The person who starts the race is not the same person who Finishes the race
Most runners test themselves on race day by registering for a slightly longer distance than regular practice. This case is especially true for Marathons or Ultra runs. These are distances of 42 km and above. Practically, it might not be possible to run these distances regularly. I wonder, how do these runners achieve this unachievable feat. The ground rule is: “Train.” For a distance as short as 1 km or as long as 50 km, you must train well, and on race day: plan your run. Mentioned below are a few tips that may work for you. These checkpoints have helped me transition and attempt longer runs.
The pre-race warm up is crucial and should be based upon the race distance. It is necessary to understand that you need to conserve as much energy as possible to give your best during the race. So do not go overboard. Try and arrive about an hour earlier on the race-course. It will help you settle down and locate the bathrooms if needed. Find a location which is about 100-200 meters, where you can slowly warm up. A 10-15 min easy run, 15 mins of walking, dynamic stretching. If your race distance is longer like HM or FM, try 3-4 x 30 min strides to loosen up your legs. Try and just walk 30 mins prior to the race. Caution: Do not try any new warmup routines. Focus on what you do every day or have followed in your training.
The Start (~20% of the race)
Since you are in a race, I am sure you would be aware of your “goal pace”: a pace that you know you would be comfortable while running the required distance. The biggest mistake that a runner would make is starting too quickly. Long-distance runs are all about lasting the distance. That means saving the energy and stamina to reach the finish line. The initial 20% of the race (1 km for a 5k race; 2 km for a 10 k race; 5 km for HM; and 9 km for FM) has to be at least 10-15 secs slower than your goal pace. You may feel very slow. You may notice that the other runners are passing by faster and that you are falling behind. While it is difficult to accept, know one thing, you will always have a chance to cross them after the half of the race or the last leg. So, do not worry and focus on your goal – “Completing the race.”
Cruising Along (20% to Race Distance – 1 km)
On crossing the 20% mark, slowly and gradually increase your pace. By the time you have reached your half-point mark, you should have attained your goal pace. It is here that you should look for competitors around you. Find small groups or race pacers that may fall into your goal pace category. Race pacers/buses are an efficient way to achieve better timing. Hop from one bus to another, indicating a gradual increase in your running pace.
Unfortunately, the race gets tougher as it progresses. It requires you to be focused on your goal and needs the courage to overcome that pain in your legs or loss of stamina. As you run faster or cover more distance, you will need more effort to achieve what you want. As tiredness creeps in, it will get more and more difficult to move ahead.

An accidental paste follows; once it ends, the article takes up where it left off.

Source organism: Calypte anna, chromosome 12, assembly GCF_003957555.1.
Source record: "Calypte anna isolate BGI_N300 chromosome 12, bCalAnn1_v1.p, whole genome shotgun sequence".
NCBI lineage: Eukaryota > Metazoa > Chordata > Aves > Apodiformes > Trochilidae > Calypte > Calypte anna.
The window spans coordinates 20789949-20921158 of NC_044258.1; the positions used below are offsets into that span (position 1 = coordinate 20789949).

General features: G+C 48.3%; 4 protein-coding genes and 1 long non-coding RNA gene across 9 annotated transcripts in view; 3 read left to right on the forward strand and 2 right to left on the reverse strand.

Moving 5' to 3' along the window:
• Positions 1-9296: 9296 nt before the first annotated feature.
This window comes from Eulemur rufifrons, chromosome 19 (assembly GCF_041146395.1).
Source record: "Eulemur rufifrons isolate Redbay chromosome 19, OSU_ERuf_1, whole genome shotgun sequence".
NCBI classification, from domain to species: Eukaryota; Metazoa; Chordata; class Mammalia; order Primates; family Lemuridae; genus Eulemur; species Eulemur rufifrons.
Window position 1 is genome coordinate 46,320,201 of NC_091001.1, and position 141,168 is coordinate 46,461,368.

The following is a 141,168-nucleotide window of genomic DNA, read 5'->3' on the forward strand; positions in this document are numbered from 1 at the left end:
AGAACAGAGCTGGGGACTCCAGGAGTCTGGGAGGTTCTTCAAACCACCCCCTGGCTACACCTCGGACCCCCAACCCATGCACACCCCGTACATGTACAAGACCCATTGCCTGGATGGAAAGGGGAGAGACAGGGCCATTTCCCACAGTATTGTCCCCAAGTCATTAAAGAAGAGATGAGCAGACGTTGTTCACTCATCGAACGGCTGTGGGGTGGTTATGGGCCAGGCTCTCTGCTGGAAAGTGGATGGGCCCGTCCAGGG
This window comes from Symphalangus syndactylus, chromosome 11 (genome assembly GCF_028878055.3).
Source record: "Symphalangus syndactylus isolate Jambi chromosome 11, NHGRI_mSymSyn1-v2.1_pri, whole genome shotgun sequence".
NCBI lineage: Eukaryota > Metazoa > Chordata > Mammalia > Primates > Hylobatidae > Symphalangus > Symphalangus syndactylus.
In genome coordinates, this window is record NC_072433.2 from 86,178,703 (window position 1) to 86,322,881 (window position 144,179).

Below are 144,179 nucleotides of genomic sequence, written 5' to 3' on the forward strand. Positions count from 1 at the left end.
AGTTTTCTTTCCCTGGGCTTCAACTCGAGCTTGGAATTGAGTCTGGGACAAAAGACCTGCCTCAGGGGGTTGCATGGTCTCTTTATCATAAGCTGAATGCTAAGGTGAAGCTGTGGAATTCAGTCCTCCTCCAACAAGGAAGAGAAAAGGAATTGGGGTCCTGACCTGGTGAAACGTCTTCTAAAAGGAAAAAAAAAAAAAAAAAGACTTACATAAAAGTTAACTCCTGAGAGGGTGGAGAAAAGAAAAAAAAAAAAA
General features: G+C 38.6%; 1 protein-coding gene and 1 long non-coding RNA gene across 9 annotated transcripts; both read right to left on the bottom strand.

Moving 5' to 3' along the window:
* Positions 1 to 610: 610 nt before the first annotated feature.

Around the 65-70% mark, the race starts getting harder. But this is not new: a problem encountered by seasoned runners too. The real test is how you handle yourself from here. That is what will make you a winner. Relax and take deeper breaths. Focus on yourself. Here, I usually tell myself, “I am strong, I will finish harder” or “I can do it” or “This feels good, I will go all the way, I need to!” Motivate yourself. Everytime you feel tired, remind yourself that you need to focus on the goal pace.
The race directors strategically keep some sortof distractions like cheerleaders or musicians with drums on the route here. You may also find volunteers taking that extra mile, cheering for you and clapping. The idea is to help yourself cruise through this difficult section. Nevertheless, if you keep motivating yourself and the others around you, it will help you.
The Last Leg (1 km)
The signboards have indicated that you are only a km away from the finish line. You are tired. There is pain in almost all of your muscles. Your skin has chaffed by the constant friction of the wet cloth against it. But, the good news is that you have almost completed the race. It is that last 1 km to glory! Hold your head high. Push yourself a little. Increase the distance in your strides. You will find yourself leaving the others behind. And as you see the finish line, pick that one person you feel you can beat. Stride harder to beat that person. Kick hard and finish the last leg in style!
While it is good to run races once in a while to test yourself, it is also a fact that, without proper training, you are only damaging yourself and your future. The fact remains that every fitness regime requires careful supervision and planning. You can achieve this by hiring professionals, either for a short period of time or a specific to your goal. In some cases a run-buddy or a friend can also act as a coach and may proove insightful. So do not shy away from asking for help; in some cases, expert guidance!
Stay Safe! Stay Healthy!